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The things I miss most about partnership



It’s a year ago now since I hung up my partnership cap and became a salaried GP. There’s no doubt I am infinitely less stressed, exhausted and grumpy than I was as a partner. But it wouldn’t be fair to paint a rosy picture of life on the other side without acknowledging the positive aspects of partnership.

So I thought it would be a good idea to offer a more balanced view by reflecting on the things I miss about being a partner.

I miss the mafia… I mean family

Partnerships are just one big, happy and dysfunctional family. Like all families, even though they don’t always agree with each other, they look out for each other. And what with all the meetings, strategising, planning and socialising, it sometimes felt like I saw more of my partners than my actual family.

I miss having a voice

Even within the most inclusive and collaborative of practices, it is hard to steer the direction of travel unless you’re a partner. So whether a fully triaged access model has been foisted upon you, or you have been forced to stare at ugly blue curtains for the rest of your life, it’s frustrating no longer having a say.

I miss the innovation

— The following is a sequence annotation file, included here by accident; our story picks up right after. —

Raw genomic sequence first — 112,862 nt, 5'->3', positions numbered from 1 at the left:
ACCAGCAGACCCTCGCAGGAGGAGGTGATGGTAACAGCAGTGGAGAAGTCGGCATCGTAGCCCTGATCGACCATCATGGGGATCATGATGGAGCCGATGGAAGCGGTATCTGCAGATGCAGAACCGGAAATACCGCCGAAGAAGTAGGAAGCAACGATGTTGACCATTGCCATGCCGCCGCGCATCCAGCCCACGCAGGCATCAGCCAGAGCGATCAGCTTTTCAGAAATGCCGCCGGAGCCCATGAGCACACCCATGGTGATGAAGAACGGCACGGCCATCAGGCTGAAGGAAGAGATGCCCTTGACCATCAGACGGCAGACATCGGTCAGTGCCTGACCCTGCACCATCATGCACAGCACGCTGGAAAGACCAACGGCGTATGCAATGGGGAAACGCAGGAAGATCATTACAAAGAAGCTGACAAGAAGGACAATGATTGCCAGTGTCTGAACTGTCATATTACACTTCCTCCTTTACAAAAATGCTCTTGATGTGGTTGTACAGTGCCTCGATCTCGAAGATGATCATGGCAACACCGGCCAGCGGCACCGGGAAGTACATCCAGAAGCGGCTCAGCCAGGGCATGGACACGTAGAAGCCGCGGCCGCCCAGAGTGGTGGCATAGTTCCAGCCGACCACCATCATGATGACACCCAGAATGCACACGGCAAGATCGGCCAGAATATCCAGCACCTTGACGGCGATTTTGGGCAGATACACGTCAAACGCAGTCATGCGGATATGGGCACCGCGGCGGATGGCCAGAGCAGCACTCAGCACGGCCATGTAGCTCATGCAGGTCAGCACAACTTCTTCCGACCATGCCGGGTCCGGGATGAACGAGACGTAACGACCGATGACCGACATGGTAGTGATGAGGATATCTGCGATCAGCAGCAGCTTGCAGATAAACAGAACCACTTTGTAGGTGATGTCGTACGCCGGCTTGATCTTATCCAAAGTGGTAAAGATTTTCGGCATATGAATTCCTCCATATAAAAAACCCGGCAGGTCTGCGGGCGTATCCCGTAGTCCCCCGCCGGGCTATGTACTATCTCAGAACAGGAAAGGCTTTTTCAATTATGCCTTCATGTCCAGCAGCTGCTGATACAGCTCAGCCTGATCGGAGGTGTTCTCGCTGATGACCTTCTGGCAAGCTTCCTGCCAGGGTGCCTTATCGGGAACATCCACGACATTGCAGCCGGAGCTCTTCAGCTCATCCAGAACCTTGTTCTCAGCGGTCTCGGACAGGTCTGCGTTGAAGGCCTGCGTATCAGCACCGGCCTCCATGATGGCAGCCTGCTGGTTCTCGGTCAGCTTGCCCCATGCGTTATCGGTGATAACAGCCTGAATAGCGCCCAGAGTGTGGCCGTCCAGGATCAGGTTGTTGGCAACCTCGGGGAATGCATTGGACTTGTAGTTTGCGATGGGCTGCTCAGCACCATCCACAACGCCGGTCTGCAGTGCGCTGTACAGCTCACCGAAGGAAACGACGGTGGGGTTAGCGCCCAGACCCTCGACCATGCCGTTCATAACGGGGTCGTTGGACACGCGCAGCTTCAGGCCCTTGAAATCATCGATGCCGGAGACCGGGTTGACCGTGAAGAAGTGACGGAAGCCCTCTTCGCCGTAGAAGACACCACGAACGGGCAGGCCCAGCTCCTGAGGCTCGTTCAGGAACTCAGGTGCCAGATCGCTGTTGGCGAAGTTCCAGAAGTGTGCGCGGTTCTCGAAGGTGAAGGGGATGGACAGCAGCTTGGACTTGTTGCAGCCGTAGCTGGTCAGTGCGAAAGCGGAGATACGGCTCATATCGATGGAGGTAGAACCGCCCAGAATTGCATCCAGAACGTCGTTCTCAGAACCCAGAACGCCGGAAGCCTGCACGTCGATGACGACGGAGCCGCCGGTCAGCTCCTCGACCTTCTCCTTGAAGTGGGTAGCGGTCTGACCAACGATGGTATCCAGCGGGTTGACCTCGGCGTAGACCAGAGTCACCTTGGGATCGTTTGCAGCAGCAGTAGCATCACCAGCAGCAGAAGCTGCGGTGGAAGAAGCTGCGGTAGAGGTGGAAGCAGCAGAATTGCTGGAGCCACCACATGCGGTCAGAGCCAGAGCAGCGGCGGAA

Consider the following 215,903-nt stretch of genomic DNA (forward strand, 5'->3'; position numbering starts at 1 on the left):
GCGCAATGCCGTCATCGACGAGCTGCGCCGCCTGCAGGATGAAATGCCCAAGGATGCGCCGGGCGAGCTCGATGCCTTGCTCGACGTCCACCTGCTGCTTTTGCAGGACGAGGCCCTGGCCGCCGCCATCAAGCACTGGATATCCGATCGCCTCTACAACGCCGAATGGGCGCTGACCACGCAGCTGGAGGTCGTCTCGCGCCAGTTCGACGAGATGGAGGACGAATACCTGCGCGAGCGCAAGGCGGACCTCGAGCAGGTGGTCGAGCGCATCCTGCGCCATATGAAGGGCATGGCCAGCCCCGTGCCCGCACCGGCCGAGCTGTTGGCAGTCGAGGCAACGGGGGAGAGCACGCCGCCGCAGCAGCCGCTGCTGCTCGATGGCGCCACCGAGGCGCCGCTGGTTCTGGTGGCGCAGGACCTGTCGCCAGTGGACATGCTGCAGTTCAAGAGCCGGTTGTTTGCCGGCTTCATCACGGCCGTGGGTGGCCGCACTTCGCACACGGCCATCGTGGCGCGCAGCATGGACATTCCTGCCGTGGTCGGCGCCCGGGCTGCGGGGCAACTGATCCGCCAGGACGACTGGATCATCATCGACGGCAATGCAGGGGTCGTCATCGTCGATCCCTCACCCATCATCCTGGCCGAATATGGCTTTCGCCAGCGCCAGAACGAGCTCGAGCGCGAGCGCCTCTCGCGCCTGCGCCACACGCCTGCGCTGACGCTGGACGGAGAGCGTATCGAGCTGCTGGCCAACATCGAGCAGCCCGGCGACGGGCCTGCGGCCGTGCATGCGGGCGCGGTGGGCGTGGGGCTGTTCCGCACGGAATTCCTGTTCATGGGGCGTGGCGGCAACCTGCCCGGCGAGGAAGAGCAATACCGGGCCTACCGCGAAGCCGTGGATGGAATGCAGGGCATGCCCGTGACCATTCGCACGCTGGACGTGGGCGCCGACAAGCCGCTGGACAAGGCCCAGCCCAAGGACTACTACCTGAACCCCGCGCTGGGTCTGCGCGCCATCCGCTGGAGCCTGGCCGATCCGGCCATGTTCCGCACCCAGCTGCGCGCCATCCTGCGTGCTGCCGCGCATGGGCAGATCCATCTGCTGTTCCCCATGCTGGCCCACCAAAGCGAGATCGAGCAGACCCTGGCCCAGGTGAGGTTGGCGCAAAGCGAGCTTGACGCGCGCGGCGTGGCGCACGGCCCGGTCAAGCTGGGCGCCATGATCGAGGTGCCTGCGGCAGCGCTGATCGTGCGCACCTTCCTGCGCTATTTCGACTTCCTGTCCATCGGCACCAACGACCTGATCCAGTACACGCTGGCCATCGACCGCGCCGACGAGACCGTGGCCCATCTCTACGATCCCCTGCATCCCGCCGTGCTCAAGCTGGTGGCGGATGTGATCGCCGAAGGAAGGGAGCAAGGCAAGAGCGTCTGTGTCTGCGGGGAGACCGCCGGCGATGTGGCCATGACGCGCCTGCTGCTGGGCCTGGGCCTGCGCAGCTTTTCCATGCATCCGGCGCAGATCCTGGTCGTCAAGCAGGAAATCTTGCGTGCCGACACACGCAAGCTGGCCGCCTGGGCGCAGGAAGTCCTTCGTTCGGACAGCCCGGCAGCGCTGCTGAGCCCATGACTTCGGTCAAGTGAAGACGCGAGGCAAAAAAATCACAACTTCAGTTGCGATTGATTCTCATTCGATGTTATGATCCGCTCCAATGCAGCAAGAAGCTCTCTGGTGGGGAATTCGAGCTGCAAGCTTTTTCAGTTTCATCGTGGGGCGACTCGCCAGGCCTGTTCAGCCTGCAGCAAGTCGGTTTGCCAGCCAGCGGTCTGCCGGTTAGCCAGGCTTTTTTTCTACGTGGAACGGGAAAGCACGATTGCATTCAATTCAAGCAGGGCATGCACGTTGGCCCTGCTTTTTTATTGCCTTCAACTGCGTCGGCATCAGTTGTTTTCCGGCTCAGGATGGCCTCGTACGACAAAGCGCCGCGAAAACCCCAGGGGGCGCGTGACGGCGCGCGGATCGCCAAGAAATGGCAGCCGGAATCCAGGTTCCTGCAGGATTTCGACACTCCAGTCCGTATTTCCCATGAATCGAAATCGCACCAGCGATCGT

Many large-scale quality improvements have been implemented through partnerships: mergers, overhaul of an access model, recruitment of alternative practitioners, and while some of these innovations have been driven by current climate, they still pave the way for new ways of thinking and working.

I miss being in the know

Even the most apolitical GP partner has an idea of what’s going on within the CCG and NHS England. In spite of being an LMC board director and a CCG clinical lead, there are still numerous things I am unaware of locally. So now I have to actually read a lot of the news in Pulse, rather than picking it up in meetings.

I miss being the boss

My kids think I’m bossy, probably for good reason. Anyone who knows me is aware I can’t sit back if I think something can be improved. I hold leadership positions in all my portfolio roles, so it feels a little strange to be taking a back seat in my clinical role.

I miss the cause

Fighting for partners’ rights in my LMC role is like being a rebel without a cause. I still fight against the work shift from secondary care and funding erosions, even though they no longer impact on me directly in the way they used to.

I miss the street cred

Let’s face it – huge kudos comes with being a GP partner. And in the present NHS crisis, the respect due to partners is akin to that accorded to the SAS or to a doctor working in an Ebola outbreak: people know the role requires huge grit and determination and are a little bit star struck by it.

So, maybe one day I will don that partnership cap again. But one thing’s for sure, it will be have to be in a culture where the respect mentioned above is matched by appropriate remuneration for all the dedication and sacrifice.

Somehow, I don’t think such a cultural shift will happen under Tory leadership, however chastened it may be.

Dr Shaba Nabi is a GP trainer in Bristol